In the book, The Dude and The Zen Master by Jeff Bridges and Bernie Glassman Zen Master Glassman writes in referring to the Dude (The Big Lebowski) “You might call him a Lamed-Vavnik. In Jewish mysticism, there are thirty –six righteous people, the Lamed – Vav Tzaddikim. They’re simple and unassuming, and they are so good that on account of them God lets the world continue instead of destroying it. But no one knows who they are because their lives are so humble. They can be the pizza delivery boy, the cashier in a Chinese takeout, the window-washer, or the woman who sells you stamps in the post office.” P60

It’s a comforting thought to believe that there are people around who are at stage six, but it takes a focused, disciplined effort to achieve universal level of faith development.

Aldous Huxley writes in the Perennial Philosophy:
“…the saint undertakes appropriate training of mind and body, just as a soldier does. But whereas the objectives of military training are limited and very simple, namely, to make men courageous, cool-headed and cooperatively efficient in the business of killing other men, with whom  personally, they have no quarrel, the objectives of spiritual training are much less narrowly specialized. Here the aim is primarily to bring human beings to a state in which, because there are no longer any God-eclipsing obstacles between themselves and Reality, they are able to be aware continuously of the divine Ground of their own and all other beings; secondarily, as a means to this end, to meet all, even the most trivial circumstances of daily living without malice, greed, self-assertion or voluntary ignorance, but consistently with love and understanding. Because its objectives are not limited, because, for the love of God, every moment is a moment of crisis, spiritual training is incomparably more difficult and searching than military training. There are many good soldiers, few saints.” P. 43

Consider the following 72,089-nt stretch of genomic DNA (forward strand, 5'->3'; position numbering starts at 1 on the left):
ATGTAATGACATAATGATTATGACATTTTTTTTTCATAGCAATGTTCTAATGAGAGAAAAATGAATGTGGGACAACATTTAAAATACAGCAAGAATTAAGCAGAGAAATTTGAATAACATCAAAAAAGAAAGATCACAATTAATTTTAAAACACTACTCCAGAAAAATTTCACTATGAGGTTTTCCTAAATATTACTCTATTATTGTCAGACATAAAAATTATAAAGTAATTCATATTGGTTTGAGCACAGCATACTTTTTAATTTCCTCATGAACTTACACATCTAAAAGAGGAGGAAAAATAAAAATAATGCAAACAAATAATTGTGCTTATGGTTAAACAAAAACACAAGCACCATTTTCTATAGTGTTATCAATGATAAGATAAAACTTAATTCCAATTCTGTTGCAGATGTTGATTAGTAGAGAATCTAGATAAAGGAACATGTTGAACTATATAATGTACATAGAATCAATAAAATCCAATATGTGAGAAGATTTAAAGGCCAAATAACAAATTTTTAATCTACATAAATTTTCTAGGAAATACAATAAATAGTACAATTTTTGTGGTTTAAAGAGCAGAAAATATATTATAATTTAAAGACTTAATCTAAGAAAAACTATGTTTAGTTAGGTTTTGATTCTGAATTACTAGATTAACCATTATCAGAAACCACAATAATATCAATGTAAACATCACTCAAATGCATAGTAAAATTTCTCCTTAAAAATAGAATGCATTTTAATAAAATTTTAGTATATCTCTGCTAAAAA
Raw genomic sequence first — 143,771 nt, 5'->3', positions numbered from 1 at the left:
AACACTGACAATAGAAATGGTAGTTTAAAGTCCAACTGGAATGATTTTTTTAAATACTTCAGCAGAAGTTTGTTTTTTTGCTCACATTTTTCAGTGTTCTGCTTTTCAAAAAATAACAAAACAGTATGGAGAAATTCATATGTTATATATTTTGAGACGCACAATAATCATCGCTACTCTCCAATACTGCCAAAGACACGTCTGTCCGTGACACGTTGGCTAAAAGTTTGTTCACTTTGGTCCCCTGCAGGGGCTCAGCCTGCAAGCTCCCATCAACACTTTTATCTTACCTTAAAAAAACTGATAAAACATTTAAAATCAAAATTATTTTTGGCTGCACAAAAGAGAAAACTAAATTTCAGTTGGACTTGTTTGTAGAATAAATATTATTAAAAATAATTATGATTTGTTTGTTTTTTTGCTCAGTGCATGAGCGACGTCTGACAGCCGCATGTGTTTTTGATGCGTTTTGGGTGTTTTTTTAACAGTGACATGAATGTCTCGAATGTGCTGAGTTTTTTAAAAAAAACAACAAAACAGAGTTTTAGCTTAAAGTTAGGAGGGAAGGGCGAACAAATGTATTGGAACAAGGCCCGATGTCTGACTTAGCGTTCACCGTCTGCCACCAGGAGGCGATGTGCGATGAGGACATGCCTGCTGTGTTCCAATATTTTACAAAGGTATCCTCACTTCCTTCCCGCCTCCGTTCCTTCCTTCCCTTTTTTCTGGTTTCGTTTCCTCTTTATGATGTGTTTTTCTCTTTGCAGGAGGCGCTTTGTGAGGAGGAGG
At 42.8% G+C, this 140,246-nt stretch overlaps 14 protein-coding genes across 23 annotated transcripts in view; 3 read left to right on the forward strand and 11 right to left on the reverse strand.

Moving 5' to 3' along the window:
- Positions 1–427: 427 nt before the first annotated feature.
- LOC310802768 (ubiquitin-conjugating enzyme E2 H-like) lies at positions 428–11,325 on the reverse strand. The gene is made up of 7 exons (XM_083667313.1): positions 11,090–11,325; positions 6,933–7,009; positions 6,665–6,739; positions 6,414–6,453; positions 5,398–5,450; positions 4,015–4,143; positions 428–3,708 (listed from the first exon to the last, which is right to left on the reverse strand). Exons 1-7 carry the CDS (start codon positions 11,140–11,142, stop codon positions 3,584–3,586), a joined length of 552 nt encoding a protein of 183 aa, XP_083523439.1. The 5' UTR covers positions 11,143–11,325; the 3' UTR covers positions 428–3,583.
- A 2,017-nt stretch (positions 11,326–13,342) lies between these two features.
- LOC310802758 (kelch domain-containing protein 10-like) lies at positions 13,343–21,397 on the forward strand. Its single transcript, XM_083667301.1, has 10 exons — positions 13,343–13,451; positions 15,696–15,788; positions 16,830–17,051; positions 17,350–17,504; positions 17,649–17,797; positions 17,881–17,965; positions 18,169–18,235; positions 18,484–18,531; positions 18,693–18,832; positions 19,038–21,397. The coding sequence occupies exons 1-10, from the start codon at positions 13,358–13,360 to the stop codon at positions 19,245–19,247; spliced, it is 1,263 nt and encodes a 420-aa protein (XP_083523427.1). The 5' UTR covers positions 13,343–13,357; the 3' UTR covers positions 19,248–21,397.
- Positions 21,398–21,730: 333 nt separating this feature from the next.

While Unitarian Universalism draws from six sources, it does not seem to have any recommended practices of its own other than those which might be based on the seven principles. I don’t know if Unitarian Universalism helps seekers get to level six. Some of us study and practice with A Course In Miracles while other engage in Buddhist, Christian or other specific practices, but other than insisting on Universal salvation, it seems that Unitarian Universalism has little to recommend itself other than its seven principles, but perhaps this is enough which certainly encompass the major themes of Fowler’s stage five and six.

Is there such a thing as a Unitarian Universalist mystic, master, or saint? Should Unitarian Universalists have some mystics, masters, saints? Are there UUs who point the way for spiritual growth for the rest of us? Maybe the closest we come to this ideal are some of the transcendentalists like Emerson and Thoreau. What do you think?